PS: Its really a good thing that despite the advent of Facebook, Forums like this still exist. you can never replace the information you get from forum based groups...

 

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That's a decent size room, I think the rp-280f will be great in there.  Is it a close room or open to the house?  You can/will get more bass reinforcement if it is a closed room, and of course based on placement.  Of course corner placement naturally reinforces bass, so you can experiment with placement for the desired result.

 

Audyssey comes with certain receivers, such as Denon and Marantz.  You might use other independent room correction / tuning software with a good mic.  The name of what you would need for that escapes me at the moment.  REQ wizard maybe?

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11 hours ago, wvu80 said:

Size matters, the bigger the better!  These CF-4's are in the Mancave, a converted small bedroom, maybe 12x15 and they sound pretty good.

 

Your AVR's room correction software such as Audyssey or you need to manually set them up for your room size needs to set them up properly and you are good to go.

 

5a5da46ced990_CF-4Computersetupright1.thumb.jpg.68053bc463f650c39d6fc1fc468dacc0.jpg

 

10 hours ago, bkevind said:

That's a decent size room, I think the rp-280f will be great in there.  Is it a close room or open to the house?  You can/will get more bass reinforcement if it is a closed room, and of course based on placement.  Of course corner placement naturally reinforces bass, so you can experiment with placement for the desired result.

 

Audyssey comes with certain receivers, such as Denon and Marantz.  You might use other independent room correction / tuning software with a good mic.  The name of what you would need for that escapes me at the moment.  REQ wizard maybe?

 

It is REW (Room Eq Wizard).  It is FREE on line, but you need a calibrated microphone.  Probably still about $90.  Be sure to look at this  Getting Started With REW: A Step-by-Step Guide BEFORE BUYING A MIC.  The USB is probably the way to go.  I made the mistake of using a mic preamp at first, which wasn't flat.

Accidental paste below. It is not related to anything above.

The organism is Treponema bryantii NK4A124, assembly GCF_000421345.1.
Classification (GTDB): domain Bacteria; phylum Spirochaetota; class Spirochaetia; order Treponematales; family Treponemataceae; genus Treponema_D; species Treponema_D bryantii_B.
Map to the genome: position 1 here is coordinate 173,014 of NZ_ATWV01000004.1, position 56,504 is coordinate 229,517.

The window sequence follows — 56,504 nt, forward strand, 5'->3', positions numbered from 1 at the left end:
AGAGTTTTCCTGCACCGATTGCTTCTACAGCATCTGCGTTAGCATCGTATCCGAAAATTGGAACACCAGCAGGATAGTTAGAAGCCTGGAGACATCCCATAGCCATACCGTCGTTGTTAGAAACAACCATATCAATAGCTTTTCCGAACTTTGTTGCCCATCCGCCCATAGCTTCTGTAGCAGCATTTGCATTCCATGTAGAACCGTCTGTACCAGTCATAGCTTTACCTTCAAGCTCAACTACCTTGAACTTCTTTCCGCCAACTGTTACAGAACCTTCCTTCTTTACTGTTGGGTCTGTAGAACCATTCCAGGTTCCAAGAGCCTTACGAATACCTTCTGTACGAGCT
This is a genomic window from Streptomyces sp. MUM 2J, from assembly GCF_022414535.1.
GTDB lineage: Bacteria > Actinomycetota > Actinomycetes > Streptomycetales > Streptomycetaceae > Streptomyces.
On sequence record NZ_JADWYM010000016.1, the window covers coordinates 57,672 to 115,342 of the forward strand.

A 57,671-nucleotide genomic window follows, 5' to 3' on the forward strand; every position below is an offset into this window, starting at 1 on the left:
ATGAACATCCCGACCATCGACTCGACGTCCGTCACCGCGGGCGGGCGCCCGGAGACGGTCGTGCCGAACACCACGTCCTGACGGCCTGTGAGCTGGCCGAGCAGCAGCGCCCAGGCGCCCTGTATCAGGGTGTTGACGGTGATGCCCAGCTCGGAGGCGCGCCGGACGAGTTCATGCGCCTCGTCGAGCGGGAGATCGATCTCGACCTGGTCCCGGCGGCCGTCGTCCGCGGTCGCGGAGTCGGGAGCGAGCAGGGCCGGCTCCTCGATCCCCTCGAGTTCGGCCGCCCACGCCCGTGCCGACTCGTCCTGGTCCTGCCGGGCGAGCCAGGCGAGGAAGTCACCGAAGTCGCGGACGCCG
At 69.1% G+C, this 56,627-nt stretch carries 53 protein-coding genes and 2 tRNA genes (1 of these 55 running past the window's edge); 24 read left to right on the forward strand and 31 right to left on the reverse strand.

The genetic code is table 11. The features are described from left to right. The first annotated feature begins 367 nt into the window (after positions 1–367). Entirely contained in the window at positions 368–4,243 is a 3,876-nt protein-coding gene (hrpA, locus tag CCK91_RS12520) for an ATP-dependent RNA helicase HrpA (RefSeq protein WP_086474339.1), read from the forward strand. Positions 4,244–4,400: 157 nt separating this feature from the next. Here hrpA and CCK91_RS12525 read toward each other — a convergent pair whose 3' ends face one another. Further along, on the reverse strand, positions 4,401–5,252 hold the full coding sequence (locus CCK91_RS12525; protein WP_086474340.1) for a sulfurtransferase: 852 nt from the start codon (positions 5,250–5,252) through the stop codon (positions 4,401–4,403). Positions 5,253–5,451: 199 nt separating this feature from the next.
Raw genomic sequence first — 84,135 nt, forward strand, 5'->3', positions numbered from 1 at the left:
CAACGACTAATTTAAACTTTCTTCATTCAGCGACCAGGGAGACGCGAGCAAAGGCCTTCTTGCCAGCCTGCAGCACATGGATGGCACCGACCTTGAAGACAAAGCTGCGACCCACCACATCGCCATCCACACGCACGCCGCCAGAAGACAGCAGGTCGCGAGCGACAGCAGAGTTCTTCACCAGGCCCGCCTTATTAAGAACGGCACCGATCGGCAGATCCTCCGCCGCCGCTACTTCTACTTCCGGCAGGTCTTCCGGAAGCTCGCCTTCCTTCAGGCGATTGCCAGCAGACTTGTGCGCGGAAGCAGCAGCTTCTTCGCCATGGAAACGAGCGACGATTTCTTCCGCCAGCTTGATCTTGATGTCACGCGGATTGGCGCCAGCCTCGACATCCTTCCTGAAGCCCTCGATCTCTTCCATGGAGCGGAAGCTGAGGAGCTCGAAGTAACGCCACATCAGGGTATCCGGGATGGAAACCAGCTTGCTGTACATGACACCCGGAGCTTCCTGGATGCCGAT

While I am a strong advocate of using Audyssey [properly and patiently] , your gear doesn't have it (unless a miracle has happened).  AFAIK, only Marantz and Denon have it.  The app will do you no good unless you have a [fairly new] preamp processor or AVR, with Audyssey XT32.

 

Here is the order in which I think you shoud proceed:

  1. Experiment with various placements of your new speakers.  Be sure to try one position almost in the corners.
  2. Put a carpet on the floor where the sound of the tweeter will bounce off the floor directly into your ears when you are sitting in the Main Listening Position (MLP).
  3. At least minimally treat the room, in addition to using the area rug, checking the sound from the MLP with a variety of recordings.  Do not overtreat, and do not over deaden.  [Almost] nothing is as bad as an over-dead room.  Your bookshelves could come in handy.  A mixture -- random or artistic -- of books, spaces, and art objects can provide some natural diffusion and, and, in the case of the books themselves, absorption.  You want both. 
  4. Use Audyssey, or other electronic room correction, if available, only AFTER experimenting with speaker positions and room treatment.